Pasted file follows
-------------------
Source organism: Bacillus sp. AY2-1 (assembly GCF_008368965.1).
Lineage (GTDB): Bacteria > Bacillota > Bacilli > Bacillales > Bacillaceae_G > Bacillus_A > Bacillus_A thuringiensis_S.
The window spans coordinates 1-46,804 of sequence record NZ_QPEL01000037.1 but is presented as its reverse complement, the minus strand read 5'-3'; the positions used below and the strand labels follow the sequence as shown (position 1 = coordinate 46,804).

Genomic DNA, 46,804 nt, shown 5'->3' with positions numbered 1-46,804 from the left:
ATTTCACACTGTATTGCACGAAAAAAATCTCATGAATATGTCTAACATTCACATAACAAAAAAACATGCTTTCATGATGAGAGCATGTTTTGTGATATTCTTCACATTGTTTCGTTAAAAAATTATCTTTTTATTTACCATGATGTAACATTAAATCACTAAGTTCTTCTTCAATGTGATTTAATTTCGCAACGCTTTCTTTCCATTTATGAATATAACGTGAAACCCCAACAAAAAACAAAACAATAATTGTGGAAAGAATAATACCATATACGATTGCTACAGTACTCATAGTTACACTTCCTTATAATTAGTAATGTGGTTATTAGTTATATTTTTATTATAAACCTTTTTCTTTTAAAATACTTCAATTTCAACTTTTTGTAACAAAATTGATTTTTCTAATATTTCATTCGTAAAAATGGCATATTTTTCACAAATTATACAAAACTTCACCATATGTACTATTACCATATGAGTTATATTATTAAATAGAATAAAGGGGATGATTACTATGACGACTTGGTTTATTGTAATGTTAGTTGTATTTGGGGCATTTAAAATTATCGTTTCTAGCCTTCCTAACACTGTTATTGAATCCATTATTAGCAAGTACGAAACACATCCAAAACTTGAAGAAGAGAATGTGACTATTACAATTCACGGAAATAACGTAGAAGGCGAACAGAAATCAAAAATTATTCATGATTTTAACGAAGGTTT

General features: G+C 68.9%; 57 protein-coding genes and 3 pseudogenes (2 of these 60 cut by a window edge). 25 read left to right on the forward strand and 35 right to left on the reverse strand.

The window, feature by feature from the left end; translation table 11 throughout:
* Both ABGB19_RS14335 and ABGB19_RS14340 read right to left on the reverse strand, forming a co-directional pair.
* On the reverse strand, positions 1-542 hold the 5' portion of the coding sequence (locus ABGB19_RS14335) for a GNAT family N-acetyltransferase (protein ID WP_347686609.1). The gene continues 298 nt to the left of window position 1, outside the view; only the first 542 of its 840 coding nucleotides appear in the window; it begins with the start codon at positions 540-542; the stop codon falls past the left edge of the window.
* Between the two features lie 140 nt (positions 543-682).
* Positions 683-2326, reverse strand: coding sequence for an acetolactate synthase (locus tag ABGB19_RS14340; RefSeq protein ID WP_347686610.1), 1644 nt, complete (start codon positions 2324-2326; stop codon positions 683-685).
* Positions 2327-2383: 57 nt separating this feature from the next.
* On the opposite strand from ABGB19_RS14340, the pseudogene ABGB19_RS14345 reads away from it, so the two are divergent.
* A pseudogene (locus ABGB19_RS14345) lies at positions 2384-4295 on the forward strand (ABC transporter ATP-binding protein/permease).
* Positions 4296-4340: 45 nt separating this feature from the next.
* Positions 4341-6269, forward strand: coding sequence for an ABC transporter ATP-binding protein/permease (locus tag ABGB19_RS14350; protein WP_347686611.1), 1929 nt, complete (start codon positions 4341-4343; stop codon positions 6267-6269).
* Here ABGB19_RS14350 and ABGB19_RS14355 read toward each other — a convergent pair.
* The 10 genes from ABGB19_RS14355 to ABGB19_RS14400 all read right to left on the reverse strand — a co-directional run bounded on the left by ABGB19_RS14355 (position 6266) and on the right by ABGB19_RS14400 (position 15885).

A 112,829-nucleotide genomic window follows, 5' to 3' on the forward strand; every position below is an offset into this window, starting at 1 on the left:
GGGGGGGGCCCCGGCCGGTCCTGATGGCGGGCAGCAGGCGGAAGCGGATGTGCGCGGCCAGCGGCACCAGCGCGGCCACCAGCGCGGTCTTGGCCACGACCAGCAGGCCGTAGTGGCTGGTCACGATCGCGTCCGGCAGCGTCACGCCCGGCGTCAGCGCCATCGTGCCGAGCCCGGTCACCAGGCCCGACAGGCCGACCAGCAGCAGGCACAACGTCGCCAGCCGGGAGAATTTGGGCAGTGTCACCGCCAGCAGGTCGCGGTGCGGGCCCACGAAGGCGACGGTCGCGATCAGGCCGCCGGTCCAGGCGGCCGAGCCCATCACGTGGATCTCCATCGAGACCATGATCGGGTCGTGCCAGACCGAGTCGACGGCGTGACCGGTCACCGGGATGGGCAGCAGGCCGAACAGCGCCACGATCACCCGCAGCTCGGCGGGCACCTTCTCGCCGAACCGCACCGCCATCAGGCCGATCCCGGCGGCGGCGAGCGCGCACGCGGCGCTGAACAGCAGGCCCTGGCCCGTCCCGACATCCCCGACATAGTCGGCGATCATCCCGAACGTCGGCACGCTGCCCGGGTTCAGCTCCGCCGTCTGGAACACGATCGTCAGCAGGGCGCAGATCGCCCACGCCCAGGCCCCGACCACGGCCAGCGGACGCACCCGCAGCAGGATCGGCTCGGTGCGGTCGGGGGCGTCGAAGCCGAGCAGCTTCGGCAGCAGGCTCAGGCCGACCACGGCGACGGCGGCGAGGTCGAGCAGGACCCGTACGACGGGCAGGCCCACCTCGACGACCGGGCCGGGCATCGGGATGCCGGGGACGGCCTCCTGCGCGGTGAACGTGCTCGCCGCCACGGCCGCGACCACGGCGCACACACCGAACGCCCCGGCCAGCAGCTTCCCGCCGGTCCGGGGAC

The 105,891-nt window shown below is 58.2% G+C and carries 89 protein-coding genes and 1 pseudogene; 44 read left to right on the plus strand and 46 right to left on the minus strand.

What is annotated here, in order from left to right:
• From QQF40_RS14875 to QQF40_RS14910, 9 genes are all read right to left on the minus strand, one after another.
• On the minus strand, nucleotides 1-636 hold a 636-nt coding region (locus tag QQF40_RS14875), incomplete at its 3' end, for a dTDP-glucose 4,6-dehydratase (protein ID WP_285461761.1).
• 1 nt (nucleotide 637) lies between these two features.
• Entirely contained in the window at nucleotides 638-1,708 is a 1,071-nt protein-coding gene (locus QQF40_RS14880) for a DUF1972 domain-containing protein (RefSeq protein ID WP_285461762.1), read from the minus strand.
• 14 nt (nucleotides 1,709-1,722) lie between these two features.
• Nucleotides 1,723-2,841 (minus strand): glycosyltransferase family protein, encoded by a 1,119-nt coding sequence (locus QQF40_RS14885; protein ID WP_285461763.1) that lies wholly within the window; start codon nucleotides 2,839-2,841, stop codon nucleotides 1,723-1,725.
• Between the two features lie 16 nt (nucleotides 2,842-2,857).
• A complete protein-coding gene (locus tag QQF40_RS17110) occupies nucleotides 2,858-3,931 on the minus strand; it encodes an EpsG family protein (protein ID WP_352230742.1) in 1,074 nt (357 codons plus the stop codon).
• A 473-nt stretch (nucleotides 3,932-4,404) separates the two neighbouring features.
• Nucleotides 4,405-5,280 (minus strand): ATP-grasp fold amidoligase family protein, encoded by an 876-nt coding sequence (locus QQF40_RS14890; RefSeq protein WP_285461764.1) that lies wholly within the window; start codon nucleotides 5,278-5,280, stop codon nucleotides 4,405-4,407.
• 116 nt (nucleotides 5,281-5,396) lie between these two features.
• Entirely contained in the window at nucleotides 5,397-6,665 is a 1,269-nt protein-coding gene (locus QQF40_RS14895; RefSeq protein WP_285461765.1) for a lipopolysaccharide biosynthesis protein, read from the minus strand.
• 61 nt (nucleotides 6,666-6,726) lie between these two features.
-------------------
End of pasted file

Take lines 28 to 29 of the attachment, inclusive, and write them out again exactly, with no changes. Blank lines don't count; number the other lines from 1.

• Nucleotides 1,723-2,841 (minus strand): glycosyltransferase family protein, encoded by a 1,119-nt coding sequence (locus QQF40_RS14885; protein ID WP_285461763.1) that lies wholly within the window; start codon nucleotides 2,839-2,841, stop codon nucleotides 1,723-1,725.
• Between the two features lie 16 nt (nucleotides 2,842-2,857).